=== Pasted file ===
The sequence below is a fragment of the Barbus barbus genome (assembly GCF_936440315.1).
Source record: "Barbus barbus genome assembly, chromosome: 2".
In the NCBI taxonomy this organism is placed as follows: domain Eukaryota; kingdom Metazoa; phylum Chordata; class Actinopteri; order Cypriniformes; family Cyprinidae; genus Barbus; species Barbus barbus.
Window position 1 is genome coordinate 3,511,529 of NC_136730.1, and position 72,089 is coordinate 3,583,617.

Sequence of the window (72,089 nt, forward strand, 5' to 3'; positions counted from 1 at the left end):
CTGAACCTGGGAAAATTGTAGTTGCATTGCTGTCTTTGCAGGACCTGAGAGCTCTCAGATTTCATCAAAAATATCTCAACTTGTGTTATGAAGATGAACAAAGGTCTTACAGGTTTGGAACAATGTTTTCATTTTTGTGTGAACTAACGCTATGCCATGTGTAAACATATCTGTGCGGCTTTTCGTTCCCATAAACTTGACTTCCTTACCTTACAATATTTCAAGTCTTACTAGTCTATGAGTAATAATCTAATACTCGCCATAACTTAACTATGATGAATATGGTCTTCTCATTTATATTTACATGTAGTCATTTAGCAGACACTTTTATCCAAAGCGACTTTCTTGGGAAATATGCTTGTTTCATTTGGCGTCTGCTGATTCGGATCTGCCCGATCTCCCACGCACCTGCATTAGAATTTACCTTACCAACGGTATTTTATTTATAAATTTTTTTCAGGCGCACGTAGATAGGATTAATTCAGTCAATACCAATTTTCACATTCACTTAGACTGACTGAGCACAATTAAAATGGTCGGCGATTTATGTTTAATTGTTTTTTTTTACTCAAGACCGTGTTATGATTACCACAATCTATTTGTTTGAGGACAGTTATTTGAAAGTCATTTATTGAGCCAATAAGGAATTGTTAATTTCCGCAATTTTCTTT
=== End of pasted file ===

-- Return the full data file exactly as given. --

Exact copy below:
The sequence below is a fragment of the Barbus barbus genome (assembly GCF_936440315.1).
Source record: "Barbus barbus genome assembly, chromosome: 2".
In the NCBI taxonomy this organism is placed as follows: domain Eukaryota; kingdom Metazoa; phylum Chordata; class Actinopteri; order Cypriniformes; family Cyprinidae; genus Barbus; species Barbus barbus.
Window position 1 is genome coordinate 3,511,529 of NC_136730.1, and position 72,089 is coordinate 3,583,617.

Sequence of the window (72,089 nt, forward strand, 5' to 3'; positions counted from 1 at the left end):
CTGAACCTGGGAAAATTGTAGTTGCATTGCTGTCTTTGCAGGACCTGAGAGCTCTCAGATTTCATCAAAAATATCTCAACTTGTGTTATGAAGATGAACAAAGGTCTTACAGGTTTGGAACAATGTTTTCATTTTTGTGTGAACTAACGCTATGCCATGTGTAAACATATCTGTGCGGCTTTTCGTTCCCATAAACTTGACTTCCTTACCTTACAATATTTCAAGTCTTACTAGTCTATGAGTAATAATCTAATACTCGCCATAACTTAACTATGATGAATATGGTCTTCTCATTTATATTTACATGTAGTCATTTAGCAGACACTTTTATCCAAAGCGACTTTCTTGGGAAATATGCTTGTTTCATTTGGCGTCTGCTGATTCGGATCTGCCCGATCTCCCACGCACCTGCATTAGAATTTACCTTACCAACGGTATTTTATTTATAAATTTTTTTCAGGCGCACGTAGATAGGATTAATTCAGTCAATACCAATTTTCACATTCACTTAGACTGACTGAGCACAATTAAAATGGTCGGCGATTTATGTTTAATTGTTTTTTTTTACTCAAGACCGTGTTATGATTACCACAATCTATTTGTTTGAGGACAGTTATTTGAAAGTCATTTATTGAGCCAATAAGGAATTGTTAATTTCCGCAATTTTCTTT